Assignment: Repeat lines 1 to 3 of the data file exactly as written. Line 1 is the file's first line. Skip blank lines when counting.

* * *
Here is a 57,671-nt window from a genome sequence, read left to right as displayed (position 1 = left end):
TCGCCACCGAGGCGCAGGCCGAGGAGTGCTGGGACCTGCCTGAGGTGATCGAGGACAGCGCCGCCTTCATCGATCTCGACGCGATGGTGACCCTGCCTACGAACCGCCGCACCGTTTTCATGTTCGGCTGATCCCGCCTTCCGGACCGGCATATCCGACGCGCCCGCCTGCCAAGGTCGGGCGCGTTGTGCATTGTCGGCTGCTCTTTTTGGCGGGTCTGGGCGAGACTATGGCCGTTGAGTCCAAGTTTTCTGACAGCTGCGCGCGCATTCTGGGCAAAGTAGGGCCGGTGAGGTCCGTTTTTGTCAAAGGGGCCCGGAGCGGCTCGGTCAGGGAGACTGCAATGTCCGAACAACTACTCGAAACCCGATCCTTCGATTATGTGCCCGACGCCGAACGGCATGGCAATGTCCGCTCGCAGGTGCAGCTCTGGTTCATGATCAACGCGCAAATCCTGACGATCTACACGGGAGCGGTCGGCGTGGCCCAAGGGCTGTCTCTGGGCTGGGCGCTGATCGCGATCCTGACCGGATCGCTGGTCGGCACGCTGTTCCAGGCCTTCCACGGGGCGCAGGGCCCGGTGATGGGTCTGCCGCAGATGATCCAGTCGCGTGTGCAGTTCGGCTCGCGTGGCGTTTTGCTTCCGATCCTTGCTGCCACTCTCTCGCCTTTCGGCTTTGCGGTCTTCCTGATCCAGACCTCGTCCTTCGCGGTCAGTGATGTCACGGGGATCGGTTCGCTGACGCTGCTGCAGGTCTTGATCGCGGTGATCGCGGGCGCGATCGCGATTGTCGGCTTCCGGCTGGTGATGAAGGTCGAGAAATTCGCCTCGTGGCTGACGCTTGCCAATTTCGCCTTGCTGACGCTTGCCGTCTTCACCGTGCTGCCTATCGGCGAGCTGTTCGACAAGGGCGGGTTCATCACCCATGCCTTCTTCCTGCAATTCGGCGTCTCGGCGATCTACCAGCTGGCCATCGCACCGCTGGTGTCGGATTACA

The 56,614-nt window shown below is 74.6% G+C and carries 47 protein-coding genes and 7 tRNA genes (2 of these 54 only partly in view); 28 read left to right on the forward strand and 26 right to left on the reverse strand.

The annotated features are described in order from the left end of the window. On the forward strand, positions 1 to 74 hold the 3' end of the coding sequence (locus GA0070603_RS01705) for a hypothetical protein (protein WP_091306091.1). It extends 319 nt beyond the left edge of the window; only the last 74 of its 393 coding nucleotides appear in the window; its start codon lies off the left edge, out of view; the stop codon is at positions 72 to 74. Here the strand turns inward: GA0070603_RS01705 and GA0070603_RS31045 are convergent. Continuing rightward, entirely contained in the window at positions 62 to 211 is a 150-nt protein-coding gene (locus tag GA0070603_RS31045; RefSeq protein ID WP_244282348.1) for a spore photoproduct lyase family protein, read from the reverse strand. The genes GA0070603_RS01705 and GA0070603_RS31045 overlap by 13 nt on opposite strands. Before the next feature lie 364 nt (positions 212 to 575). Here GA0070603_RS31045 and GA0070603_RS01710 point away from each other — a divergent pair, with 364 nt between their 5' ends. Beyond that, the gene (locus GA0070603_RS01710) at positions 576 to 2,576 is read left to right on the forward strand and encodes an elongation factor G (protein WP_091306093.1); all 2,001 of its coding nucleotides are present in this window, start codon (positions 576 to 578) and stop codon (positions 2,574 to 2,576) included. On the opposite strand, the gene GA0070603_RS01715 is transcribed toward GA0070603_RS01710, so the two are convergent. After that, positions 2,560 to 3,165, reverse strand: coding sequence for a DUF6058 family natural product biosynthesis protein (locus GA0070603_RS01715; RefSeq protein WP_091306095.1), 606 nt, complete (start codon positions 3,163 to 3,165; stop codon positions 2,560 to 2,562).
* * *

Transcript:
Here is a 57,671-nt window from a genome sequence, read left to right as displayed (position 1 = left end):
TCGCCACCGAGGCGCAGGCCGAGGAGTGCTGGGACCTGCCTGAGGTGATCGAGGACAGCGCCGCCTTCATCGATCTCGACGCGATGGTGACCCTGCCTACGAACCGCCGCACCGTTTTCATGTTCGGCTGATCCCGCCTTCCGGACCGGCATATCCGACGCGCCCGCCTGCCAAGGTCGGGCGCGTTGTGCATTGTCGGCTGCTCTTTTTGGCGGGTCTGGGCGAGACTATGGCCGTTGAGTCCAAGTTTTCTGACAGCTGCGCGCGCATTCTGGGCAAAGTAGGGCCGGTGAGGTCCGTTTTTGTCAAAGGGGCCCGGAGCGGCTCGGTCAGGGAGACTGCAATGTCCGAACAACTACTCGAAACCCGATCCTTCGATTATGTGCCCGACGCCGAACGGCATGGCAATGTCCGCTCGCAGGTGCAGCTCTGGTTCATGATCAACGCGCAAATCCTGACGATCTACACGGGAGCGGTCGGCGTGGCCCAAGGGCTGTCTCTGGGCTGGGCGCTGATCGCGATCCTGACCGGATCGCTGGTCGGCACGCTGTTCCAGGCCTTCCACGGGGCGCAGGGCCCGGTGATGGGTCTGCCGCAGATGATCCAGTCGCGTGTGCAGTTCGGCTCGCGTGGCGTTTTGCTTCCGATCCTTGCTGCCACTCTCTCGCCTTTCGGCTTTGCGGTCTTCCTGATCCAGACCTCGTCCTTCGCGGTCAGTGATGTCACGGGGATCGGTTCGCTGACGCTGCTGCAGGTCTTGATCGCGGTGATCGCGGGCGCGATCGCGATTGTCGGCTTCCGGCTGGTGATGAAGGTCGAGAAATTCGCCTCGTGGCTGACGCTTGCCAATTTCGCCTTGCTGACGCTTGCCGTCTTCACCGTGCTGCCTATCGGCGAGCTGTTCGACAAGGGCGGGTTCATCACCCATGCCTTCTTCCTGCAATTCGGCGTCTCGGCGATCTACCAGCTGGCCATCGCACCGCTGGTGTCGGATTACA

The 56,614-nt window shown below is 74.6% G+C and carries 47 protein-coding genes and 7 tRNA genes (2 of these 54 only partly in view); 28 read left to right on the forward strand and 26 right to left on the reverse strand.